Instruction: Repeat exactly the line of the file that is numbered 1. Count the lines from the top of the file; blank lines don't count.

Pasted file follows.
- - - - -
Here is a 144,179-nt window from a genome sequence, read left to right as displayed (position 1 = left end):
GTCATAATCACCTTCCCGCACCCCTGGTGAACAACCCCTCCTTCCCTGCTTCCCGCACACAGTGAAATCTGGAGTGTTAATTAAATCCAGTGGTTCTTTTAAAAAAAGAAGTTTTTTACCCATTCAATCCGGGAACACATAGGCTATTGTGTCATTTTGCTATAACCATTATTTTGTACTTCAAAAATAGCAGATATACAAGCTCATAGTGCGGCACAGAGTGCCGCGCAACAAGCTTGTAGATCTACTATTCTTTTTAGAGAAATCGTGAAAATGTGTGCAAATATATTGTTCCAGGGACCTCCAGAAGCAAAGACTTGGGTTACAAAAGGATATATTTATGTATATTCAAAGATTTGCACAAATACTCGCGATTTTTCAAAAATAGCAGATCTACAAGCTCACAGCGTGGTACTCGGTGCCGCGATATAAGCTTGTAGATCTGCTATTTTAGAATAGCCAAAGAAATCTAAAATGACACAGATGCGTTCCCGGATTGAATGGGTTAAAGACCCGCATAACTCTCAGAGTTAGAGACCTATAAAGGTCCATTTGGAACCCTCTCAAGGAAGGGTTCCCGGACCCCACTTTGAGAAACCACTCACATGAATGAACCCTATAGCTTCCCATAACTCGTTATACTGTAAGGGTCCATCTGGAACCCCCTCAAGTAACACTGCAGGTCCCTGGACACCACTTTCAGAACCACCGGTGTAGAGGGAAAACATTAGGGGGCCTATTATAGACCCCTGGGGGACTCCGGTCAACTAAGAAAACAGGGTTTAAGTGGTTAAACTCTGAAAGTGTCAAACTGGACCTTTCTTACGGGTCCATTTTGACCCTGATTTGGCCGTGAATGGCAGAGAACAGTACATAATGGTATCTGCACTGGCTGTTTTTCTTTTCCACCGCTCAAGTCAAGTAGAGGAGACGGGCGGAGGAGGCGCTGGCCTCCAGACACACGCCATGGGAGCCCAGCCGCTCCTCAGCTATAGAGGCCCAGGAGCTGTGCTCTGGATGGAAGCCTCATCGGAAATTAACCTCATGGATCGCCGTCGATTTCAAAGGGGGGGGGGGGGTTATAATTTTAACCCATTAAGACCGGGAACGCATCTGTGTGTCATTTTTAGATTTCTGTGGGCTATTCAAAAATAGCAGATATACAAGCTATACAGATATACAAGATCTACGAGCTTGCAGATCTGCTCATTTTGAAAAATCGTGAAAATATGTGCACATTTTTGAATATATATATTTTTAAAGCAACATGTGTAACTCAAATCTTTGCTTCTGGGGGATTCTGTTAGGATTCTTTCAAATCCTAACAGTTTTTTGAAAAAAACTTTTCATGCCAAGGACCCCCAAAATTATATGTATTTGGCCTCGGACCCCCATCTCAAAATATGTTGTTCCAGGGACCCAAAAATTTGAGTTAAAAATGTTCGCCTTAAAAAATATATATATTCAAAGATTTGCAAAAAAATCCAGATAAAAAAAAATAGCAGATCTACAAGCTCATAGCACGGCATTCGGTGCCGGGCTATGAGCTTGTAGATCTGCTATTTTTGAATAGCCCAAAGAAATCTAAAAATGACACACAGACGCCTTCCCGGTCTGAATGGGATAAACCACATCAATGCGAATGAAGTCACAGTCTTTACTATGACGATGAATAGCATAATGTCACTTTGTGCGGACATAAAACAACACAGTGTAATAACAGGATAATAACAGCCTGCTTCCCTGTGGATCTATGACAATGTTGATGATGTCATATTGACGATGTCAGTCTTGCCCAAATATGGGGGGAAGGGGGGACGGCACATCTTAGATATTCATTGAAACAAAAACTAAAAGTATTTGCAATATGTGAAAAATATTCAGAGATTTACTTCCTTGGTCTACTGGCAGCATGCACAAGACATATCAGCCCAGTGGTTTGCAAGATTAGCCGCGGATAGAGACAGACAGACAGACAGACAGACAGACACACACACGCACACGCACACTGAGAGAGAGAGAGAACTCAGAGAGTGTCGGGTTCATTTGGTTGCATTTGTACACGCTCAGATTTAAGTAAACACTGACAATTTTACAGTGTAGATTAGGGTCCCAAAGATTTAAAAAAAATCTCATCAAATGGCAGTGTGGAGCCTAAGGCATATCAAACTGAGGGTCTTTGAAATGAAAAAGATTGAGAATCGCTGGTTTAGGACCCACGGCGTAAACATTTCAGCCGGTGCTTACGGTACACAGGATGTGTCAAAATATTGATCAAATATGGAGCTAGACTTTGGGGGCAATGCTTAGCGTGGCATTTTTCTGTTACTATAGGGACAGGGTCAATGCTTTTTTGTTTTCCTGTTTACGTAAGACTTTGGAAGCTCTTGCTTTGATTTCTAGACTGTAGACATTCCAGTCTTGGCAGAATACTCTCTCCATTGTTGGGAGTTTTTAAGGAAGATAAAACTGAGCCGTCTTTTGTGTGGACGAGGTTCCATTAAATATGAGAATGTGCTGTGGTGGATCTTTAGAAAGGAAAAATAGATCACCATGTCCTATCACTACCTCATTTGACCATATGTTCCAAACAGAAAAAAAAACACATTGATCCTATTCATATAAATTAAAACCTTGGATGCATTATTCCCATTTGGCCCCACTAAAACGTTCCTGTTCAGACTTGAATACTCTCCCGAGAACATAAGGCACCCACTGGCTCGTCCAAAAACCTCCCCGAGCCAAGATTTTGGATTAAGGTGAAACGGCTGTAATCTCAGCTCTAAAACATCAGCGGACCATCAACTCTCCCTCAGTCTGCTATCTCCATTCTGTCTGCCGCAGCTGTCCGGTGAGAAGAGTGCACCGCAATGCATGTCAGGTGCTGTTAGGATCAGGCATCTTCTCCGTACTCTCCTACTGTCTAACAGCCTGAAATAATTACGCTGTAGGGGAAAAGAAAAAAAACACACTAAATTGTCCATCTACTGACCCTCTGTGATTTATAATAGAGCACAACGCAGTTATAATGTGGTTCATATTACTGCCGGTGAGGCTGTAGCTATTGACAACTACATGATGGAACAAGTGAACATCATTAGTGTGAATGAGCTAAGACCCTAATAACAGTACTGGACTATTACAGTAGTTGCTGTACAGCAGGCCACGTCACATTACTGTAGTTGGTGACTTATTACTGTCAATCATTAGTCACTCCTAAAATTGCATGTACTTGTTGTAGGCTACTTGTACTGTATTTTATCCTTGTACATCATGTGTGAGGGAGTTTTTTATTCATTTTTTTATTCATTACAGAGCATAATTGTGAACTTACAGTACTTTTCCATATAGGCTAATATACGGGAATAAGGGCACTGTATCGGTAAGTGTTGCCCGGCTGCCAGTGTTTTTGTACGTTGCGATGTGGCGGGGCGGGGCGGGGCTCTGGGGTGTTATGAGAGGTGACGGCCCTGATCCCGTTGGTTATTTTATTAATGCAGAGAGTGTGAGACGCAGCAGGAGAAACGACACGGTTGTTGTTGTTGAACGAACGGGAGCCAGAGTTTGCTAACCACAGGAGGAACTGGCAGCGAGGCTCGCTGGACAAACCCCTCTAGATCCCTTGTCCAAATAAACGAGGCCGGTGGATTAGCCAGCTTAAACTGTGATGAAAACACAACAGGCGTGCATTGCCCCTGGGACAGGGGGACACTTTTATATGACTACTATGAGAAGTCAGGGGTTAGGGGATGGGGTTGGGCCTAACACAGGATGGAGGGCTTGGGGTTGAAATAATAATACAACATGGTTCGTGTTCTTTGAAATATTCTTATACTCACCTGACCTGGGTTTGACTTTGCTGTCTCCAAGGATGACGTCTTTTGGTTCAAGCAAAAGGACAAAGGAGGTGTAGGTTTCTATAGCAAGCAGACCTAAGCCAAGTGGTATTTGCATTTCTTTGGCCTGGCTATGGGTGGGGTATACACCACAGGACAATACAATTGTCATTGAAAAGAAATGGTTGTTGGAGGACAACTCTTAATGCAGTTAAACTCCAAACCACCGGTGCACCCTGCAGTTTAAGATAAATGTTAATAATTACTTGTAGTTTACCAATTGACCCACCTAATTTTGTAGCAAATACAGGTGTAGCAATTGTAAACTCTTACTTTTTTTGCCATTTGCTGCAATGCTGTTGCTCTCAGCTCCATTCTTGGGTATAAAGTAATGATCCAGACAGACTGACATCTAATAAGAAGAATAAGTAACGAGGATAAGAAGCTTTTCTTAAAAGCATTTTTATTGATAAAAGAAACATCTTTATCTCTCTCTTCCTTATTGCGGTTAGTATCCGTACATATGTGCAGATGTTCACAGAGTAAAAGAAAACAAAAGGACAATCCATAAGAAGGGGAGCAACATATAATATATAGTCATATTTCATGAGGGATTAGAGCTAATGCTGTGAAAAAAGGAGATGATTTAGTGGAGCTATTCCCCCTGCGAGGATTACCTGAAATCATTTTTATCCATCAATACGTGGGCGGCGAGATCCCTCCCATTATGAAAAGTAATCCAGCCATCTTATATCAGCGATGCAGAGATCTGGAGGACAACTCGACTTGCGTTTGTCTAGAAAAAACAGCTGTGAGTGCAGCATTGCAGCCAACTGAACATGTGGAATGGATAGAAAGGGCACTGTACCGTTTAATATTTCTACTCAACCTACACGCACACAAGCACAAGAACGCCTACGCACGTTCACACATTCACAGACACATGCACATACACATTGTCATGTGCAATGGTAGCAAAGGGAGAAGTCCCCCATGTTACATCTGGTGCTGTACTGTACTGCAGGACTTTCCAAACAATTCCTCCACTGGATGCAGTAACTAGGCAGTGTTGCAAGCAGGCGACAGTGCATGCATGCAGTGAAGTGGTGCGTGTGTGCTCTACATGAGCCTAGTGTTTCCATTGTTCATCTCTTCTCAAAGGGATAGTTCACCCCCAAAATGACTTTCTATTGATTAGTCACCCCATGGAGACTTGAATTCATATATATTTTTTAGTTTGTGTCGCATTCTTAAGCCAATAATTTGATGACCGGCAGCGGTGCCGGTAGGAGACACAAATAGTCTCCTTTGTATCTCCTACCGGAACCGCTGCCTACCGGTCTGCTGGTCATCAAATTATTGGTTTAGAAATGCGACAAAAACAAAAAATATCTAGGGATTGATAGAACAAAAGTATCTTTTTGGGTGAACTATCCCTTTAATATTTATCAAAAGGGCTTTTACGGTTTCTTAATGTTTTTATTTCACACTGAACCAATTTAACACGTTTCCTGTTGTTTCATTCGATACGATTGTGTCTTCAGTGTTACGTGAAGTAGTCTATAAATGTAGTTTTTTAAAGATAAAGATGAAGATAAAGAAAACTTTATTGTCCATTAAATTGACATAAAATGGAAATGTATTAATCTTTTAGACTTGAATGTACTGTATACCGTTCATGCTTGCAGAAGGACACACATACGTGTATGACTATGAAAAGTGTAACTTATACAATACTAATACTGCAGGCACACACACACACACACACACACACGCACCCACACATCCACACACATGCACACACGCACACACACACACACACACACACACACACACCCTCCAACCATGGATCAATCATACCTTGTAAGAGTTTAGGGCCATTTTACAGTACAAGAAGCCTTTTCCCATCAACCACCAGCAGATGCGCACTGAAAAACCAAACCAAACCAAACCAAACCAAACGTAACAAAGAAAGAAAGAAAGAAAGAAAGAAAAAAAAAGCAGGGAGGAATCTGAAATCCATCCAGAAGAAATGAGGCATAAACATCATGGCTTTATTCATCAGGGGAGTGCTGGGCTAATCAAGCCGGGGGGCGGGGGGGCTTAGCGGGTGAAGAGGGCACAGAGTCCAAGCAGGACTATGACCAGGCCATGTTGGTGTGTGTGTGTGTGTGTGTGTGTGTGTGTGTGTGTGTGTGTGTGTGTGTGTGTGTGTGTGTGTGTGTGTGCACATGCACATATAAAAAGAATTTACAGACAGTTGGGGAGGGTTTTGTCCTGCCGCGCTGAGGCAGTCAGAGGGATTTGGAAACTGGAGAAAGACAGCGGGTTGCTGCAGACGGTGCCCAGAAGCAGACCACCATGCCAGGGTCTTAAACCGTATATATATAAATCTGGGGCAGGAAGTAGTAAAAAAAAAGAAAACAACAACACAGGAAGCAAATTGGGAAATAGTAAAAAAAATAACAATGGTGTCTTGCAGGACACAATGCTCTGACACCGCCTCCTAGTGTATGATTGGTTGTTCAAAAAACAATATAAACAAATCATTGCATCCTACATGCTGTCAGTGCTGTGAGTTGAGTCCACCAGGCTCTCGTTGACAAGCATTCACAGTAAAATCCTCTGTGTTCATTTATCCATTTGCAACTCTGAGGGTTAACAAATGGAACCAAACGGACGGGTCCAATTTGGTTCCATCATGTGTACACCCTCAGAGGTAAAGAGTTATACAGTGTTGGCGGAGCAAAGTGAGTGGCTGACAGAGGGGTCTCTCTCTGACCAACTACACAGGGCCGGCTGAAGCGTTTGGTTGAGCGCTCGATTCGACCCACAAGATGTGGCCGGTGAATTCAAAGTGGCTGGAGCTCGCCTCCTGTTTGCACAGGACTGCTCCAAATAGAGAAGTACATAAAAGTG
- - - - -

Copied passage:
Here is a 144,179-nt window from a genome sequence, read left to right as displayed (position 1 = left end):